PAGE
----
New Zealanders give slightly more of their incomes to charity than Australians do, but much less than Americans.
The first comprehensive study of giving in this country, prepared by Berl economists for Philanthropy New Zealand, has found that New Zealanders gave 0.81 per cent of their national income to charitable causes in 2005-06.
Australians gave 0.68 per cent, but Americans gave 2.2 per cent.
New Zealanders' $1.27 billion in donations was a little less than the $1.6 billion they spent on alcohol in 2003-04, much less than the $16.9 billion they spent on rent or servicing a mortgage, and less again than the $28.1 billion they paid in personal income taxes.
The study found that charitable giving in New Zealand was much less personal than in America, where 83 per cent came from personal donations and bequests. Here it was only 35 per cent.
In New Zealand, 48 per cent of charitable giving came from trusts that were legally required to donate their money - gaming machine societies, energy trusts created after the privatisation of electric power boards in the 1980s and 90s, community trusts stemming from privatisation of the regional trustee savings banks, and the Lottery Grants Board, funded by Lotto.
Berl economist Adrian Slack said that although these trusts were created or regulated by the state, they were effectively part of the charitable sector.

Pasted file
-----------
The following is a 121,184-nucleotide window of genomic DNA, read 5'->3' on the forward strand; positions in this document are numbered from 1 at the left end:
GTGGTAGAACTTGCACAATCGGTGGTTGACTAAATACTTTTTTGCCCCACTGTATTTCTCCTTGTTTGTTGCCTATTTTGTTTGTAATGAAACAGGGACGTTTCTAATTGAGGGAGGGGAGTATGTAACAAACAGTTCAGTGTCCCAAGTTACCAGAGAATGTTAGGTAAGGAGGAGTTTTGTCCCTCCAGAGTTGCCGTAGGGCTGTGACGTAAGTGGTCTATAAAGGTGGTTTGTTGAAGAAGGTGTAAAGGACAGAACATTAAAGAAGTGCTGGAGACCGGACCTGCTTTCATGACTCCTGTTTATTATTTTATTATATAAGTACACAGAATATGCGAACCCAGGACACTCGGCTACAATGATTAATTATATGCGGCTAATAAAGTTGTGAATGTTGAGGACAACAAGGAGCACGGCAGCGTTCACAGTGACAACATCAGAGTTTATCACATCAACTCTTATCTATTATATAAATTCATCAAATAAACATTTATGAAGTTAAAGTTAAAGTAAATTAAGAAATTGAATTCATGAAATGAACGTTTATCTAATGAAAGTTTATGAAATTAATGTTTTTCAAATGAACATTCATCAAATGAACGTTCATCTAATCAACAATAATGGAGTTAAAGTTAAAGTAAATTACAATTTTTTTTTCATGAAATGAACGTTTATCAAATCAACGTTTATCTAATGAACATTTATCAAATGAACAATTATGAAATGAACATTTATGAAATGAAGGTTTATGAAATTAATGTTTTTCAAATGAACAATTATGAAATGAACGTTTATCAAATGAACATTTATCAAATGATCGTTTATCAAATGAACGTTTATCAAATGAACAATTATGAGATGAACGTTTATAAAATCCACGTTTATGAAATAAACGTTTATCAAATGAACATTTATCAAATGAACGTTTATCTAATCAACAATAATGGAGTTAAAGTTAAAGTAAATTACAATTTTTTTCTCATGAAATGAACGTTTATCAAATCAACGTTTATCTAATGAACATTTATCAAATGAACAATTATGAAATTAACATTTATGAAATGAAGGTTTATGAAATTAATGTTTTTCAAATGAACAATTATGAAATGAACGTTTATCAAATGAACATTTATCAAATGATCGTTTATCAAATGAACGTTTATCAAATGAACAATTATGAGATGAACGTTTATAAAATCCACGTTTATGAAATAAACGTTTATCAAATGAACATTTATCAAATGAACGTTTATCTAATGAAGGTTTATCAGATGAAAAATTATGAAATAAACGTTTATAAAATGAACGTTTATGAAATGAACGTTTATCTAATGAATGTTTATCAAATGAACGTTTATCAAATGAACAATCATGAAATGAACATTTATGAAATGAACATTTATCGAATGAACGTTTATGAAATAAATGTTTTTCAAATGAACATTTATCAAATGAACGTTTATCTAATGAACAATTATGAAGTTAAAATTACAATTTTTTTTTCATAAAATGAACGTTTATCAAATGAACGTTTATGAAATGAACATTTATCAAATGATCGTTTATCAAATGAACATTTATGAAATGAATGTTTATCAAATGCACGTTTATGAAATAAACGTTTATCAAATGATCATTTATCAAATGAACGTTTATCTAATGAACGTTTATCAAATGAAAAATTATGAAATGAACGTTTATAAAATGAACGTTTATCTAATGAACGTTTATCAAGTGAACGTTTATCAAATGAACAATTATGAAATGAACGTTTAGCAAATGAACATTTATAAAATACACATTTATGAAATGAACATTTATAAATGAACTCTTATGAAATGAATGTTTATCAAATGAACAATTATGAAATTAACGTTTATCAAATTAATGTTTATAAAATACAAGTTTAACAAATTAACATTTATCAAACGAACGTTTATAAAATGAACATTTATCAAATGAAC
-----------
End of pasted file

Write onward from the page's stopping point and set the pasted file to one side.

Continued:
"If you look at just individual donations, New Zealand comes out quite poorly," he said. "Australians give one and a half times as much as us per person in individual donations.
"If you look at the US, in the absence of a lot of state-based giving and statutory organisations, they have a very high rate of individual giving.
"That may mean that Americans are more generous. Or it could be that in New Zealand individual giving is displaced by these statutory organisations.
"I'm thinking particularly of sports clubs where they have pokies so the members don't have to put their hands in their pockets. If you took that away, I don't think you would see the collapse of those organisations."
The biggest community trust, Auckland's ASB Community Trust, was also the country's biggest private donor, giving $56.6 million last year.
The ASB trust alone accounted for almost 80 per cent of all the money given out in Auckland.
But the highest levels of region-specific giving per head were in Southland ($84 a head), where the Community Trust of Southland gave 98.5 per cent of all grants to the region, and in Gisborne, where grants averaged $107 a head.
Business gave a slightly higher proportion of total gifts in New Zealand (7 per cent) than in the US (5 per cent).
Figures from a sample of 293 mainly large businesses were extrapolated to estimate that business gave $254.1 million to charities in 2005-06, including sponsorships.
The other donors were family and individual trusts such as the Fletcher Trust and the Tindall Foundation (9 per cent), university-associated trusts which provide scholarships (1 per cent) and liquor licensing trusts (0.5 per cent).
Just over half of all grants went to culture, sports and recreation (26.6 per cent) and education and research (24.2 per cent).
Sport received the biggest share (45.1 per cent) of grants from gaming machine societies.
Social services received 15.8 per cent of grants, health 10.3 per cent, housing and development 7.8 per cent and the environment 6.6 per cent.
New Zealanders gave much less than other nations to religion - only 0.9 per cent of all grants here compared with 16 per cent in Britain and 45 per cent of individual giving in Canada.
The report will be available from tomorrow at www.giving.org.nz.